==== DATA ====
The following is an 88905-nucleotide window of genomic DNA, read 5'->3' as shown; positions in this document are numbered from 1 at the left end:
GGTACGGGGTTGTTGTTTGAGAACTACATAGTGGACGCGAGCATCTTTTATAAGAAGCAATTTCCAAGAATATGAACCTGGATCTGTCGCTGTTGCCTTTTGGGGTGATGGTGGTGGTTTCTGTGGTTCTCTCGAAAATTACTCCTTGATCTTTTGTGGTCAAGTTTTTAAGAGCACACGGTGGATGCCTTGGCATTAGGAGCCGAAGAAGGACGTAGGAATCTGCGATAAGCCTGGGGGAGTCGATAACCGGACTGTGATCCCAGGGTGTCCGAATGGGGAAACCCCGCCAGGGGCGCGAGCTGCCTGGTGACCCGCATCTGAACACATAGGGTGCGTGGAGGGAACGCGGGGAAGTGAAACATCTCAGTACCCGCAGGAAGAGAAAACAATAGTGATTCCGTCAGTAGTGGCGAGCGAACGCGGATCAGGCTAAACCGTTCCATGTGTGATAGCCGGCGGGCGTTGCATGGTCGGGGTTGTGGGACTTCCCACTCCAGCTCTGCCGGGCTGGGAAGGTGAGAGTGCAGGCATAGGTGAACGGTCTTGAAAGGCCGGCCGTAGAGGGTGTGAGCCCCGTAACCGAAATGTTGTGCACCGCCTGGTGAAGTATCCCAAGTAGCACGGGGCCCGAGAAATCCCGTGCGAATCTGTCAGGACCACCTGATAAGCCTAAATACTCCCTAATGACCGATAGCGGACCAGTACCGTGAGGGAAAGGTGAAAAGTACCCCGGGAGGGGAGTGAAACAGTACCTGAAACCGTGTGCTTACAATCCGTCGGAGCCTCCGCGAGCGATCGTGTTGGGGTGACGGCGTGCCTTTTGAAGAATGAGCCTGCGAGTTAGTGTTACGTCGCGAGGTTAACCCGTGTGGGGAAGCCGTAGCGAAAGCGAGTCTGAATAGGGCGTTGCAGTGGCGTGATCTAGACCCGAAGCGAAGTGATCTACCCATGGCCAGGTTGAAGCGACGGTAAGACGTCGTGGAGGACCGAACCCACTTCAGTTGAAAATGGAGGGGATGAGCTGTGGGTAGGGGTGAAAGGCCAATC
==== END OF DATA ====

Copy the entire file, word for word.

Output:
The following is an 88905-nucleotide window of genomic DNA, read 5'->3' as shown; positions in this document are numbered from 1 at the left end:
GGTACGGGGTTGTTGTTTGAGAACTACATAGTGGACGCGAGCATCTTTTATAAGAAGCAATTTCCAAGAATATGAACCTGGATCTGTCGCTGTTGCCTTTTGGGGTGATGGTGGTGGTTTCTGTGGTTCTCTCGAAAATTACTCCTTGATCTTTTGTGGTCAAGTTTTTAAGAGCACACGGTGGATGCCTTGGCATTAGGAGCCGAAGAAGGACGTAGGAATCTGCGATAAGCCTGGGGGAGTCGATAACCGGACTGTGATCCCAGGGTGTCCGAATGGGGAAACCCCGCCAGGGGCGCGAGCTGCCTGGTGACCCGCATCTGAACACATAGGGTGCGTGGAGGGAACGCGGGGAAGTGAAACATCTCAGTACCCGCAGGAAGAGAAAACAATAGTGATTCCGTCAGTAGTGGCGAGCGAACGCGGATCAGGCTAAACCGTTCCATGTGTGATAGCCGGCGGGCGTTGCATGGTCGGGGTTGTGGGACTTCCCACTCCAGCTCTGCCGGGCTGGGAAGGTGAGAGTGCAGGCATAGGTGAACGGTCTTGAAAGGCCGGCCGTAGAGGGTGTGAGCCCCGTAACCGAAATGTTGTGCACCGCCTGGTGAAGTATCCCAAGTAGCACGGGGCCCGAGAAATCCCGTGCGAATCTGTCAGGACCACCTGATAAGCCTAAATACTCCCTAATGACCGATAGCGGACCAGTACCGTGAGGGAAAGGTGAAAAGTACCCCGGGAGGGGAGTGAAACAGTACCTGAAACCGTGTGCTTACAATCCGTCGGAGCCTCCGCGAGCGATCGTGTTGGGGTGACGGCGTGCCTTTTGAAGAATGAGCCTGCGAGTTAGTGTTACGTCGCGAGGTTAACCCGTGTGGGGAAGCCGTAGCGAAAGCGAGTCTGAATAGGGCGTTGCAGTGGCGTGATCTAGACCCGAAGCGAAGTGATCTACCCATGGCCAGGTTGAAGCGACGGTAAGACGTCGTGGAGGACCGAACCCACTTCAGTTGAAAATGGAGGGGATGAGCTGTGGGTAGGGGTGAAAGGCCAATC